Authors: Hanson Nyantakyi-Frimpong*, University of Denver
Topics: Cultural and Political Ecology, Africa, Food Systems
Keywords: Agroecology, Diversified farming systems, Political Ecology, Critical Physical Geography
Session Type: Paper
Start / End Time: 11:50 AM / 1:05 PM
Room: Plaza Court 2, Sheraton, Concourse Level
Presentation File: No File Uploaded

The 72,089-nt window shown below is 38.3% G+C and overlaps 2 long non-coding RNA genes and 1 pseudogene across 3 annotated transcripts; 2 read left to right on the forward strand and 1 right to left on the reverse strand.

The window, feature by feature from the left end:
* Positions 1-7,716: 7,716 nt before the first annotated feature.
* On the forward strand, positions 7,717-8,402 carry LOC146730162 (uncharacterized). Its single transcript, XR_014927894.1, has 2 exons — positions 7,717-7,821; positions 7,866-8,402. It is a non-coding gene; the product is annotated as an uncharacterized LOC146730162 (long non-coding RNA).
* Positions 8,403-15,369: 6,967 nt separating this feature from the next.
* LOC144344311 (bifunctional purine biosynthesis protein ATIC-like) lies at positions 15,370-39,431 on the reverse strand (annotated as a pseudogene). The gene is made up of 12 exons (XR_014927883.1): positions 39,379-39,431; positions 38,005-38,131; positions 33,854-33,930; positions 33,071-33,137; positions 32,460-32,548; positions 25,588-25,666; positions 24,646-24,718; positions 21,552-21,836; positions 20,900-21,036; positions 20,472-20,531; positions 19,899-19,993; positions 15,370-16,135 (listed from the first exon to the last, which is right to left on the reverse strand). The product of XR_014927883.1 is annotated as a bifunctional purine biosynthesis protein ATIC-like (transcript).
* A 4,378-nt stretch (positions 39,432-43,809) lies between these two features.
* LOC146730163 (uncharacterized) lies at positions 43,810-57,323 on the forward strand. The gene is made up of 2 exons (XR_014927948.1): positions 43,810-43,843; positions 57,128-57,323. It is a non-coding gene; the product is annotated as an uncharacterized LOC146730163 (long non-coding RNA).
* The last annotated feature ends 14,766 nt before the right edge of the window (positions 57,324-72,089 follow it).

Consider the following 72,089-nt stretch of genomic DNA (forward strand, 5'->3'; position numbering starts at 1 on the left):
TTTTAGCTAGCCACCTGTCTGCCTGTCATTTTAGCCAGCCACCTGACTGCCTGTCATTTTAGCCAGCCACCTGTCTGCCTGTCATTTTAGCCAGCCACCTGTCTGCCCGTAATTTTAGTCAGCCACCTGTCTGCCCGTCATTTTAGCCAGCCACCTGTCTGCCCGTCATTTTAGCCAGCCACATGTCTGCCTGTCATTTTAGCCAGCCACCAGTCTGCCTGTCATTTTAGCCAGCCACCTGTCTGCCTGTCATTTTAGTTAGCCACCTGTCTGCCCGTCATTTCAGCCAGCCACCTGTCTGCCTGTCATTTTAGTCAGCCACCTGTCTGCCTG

There is a long-standing debate on the best approach to improve agriculture and food security in Africa, especially given persistent climatic changes. Some analysts have called for the use of ‘New Green Revolution’ methods, including biotechnology, fertilizers, hybrid seeds, and pesticides to address hunger, food insecurity, and climate change impacts. Other scholars have suggested that more diversified farming systems, combined with attention to inequality at multiple scales, could be effective ways to address food security and attain positive environmental benefits. This paper presents a case study evidence to support the latter approach. The paper uses insights from political ecology and critical physical geography, with data collected from 122 smallholder farm plots in northern Ghana. Fieldwork techniques included in-depth interviews and biophysical assessments. These datasets were visualized on a risk triangle, with agricultural fields plotted along a gradient of vulnerability and response capacity. Fields that exhibited ‘strong’ and ‘less’ vulnerability were visited for additional fieldwork, involving farm management oral history, as well as participatory farm art and exhibition. Overall, the findings demonstrate that under consecutive years of extreme droughts, diversified farming systems are highly resilient than simplified, monoculture fields. The paper concludes by discussing how agroecological farming systems could be scaled up in Africa’s drylands. It also discusses how participatory art could be deployed not only in farming systems research but also in political ecology and critical physical geography.